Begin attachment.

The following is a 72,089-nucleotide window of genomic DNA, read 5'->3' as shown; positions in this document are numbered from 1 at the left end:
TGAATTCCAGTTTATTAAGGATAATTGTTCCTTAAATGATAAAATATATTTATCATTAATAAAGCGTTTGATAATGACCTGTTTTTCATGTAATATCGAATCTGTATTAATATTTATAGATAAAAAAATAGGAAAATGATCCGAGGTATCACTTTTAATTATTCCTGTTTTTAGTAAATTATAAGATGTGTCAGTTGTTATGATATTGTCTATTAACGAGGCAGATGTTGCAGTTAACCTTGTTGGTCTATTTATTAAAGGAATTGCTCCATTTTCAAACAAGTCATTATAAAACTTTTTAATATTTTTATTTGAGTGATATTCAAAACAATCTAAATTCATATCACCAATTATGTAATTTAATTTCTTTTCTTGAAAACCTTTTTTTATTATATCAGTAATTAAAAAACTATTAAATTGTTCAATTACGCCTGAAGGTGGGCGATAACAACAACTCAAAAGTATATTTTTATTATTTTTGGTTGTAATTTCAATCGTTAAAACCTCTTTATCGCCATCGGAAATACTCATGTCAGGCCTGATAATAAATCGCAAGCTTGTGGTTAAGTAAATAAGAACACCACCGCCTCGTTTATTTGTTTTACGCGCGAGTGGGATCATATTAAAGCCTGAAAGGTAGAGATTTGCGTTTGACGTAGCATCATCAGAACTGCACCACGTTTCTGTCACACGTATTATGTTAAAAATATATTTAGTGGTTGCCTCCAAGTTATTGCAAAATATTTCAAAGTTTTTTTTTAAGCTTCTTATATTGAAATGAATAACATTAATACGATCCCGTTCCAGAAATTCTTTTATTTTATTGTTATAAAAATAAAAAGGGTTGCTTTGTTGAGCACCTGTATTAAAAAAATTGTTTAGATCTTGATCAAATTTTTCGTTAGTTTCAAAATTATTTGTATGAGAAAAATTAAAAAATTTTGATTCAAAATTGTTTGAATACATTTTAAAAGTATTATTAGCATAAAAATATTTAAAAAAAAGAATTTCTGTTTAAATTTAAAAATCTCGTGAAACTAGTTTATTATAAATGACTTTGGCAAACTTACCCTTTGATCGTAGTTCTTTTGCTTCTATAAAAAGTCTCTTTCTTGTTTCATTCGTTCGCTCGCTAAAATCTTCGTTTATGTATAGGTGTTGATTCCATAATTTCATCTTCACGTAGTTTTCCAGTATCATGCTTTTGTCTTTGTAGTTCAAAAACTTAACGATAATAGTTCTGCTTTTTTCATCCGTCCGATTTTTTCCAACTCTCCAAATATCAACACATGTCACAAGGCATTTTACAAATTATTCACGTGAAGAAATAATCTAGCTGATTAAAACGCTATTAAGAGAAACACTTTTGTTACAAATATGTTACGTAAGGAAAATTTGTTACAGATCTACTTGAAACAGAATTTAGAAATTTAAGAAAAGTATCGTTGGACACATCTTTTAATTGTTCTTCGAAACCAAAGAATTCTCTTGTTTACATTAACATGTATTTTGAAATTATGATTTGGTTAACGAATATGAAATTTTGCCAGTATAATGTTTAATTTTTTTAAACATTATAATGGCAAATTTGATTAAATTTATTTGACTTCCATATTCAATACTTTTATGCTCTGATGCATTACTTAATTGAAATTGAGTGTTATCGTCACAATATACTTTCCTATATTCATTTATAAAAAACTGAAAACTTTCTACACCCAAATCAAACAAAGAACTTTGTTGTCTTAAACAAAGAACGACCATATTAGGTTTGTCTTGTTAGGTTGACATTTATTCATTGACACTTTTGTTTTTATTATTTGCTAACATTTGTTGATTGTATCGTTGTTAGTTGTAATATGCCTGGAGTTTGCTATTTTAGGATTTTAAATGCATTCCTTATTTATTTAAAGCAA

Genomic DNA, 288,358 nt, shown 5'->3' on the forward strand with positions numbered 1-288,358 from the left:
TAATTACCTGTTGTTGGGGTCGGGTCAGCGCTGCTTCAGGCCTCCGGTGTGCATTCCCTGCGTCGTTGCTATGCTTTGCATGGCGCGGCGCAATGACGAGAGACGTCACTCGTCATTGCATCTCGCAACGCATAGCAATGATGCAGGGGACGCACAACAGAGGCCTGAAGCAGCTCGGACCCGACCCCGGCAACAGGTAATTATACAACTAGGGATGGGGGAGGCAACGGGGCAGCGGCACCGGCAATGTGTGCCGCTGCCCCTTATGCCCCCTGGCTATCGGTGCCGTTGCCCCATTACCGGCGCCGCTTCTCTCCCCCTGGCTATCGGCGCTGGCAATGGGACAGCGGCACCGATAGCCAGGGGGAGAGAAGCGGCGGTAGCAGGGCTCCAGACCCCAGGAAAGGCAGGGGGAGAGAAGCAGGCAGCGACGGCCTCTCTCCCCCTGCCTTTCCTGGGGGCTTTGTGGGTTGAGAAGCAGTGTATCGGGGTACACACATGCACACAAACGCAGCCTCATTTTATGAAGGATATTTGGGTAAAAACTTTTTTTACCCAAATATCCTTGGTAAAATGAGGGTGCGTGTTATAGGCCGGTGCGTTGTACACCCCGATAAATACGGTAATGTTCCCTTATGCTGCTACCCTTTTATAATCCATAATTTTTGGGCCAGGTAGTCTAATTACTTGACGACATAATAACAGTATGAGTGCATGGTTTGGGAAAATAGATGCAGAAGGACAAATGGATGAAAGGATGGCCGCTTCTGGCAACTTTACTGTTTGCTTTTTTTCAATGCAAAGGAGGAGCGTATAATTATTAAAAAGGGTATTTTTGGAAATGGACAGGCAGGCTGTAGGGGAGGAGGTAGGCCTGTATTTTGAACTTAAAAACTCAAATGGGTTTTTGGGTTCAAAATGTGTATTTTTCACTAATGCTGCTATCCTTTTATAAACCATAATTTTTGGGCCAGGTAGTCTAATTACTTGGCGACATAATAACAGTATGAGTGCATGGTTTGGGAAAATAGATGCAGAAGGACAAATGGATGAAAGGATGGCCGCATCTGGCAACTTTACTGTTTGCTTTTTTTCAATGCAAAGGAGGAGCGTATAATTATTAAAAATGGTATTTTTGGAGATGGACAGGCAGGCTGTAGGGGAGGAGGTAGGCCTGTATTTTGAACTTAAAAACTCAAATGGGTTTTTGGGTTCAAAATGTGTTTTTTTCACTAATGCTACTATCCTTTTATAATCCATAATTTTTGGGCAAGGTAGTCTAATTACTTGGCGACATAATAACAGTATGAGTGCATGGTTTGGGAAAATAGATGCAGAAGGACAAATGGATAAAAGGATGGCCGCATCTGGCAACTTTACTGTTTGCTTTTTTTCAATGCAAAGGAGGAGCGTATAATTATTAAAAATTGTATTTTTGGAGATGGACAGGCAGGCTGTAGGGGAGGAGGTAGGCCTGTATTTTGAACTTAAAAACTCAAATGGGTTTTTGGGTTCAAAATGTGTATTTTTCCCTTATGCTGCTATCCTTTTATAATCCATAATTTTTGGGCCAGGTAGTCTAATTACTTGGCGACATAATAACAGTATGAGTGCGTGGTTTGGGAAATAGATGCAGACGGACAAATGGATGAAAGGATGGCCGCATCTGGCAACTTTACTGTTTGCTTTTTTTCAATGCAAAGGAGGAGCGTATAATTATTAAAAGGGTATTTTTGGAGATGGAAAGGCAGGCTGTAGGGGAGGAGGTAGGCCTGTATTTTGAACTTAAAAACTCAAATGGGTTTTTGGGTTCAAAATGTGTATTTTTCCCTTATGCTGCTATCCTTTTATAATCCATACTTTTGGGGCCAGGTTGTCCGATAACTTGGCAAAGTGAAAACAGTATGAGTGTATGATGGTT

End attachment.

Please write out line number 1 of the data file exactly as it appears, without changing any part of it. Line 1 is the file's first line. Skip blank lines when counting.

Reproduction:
The following is a 72,089-nucleotide window of genomic DNA, read 5'->3' as shown; positions in this document are numbered from 1 at the left end: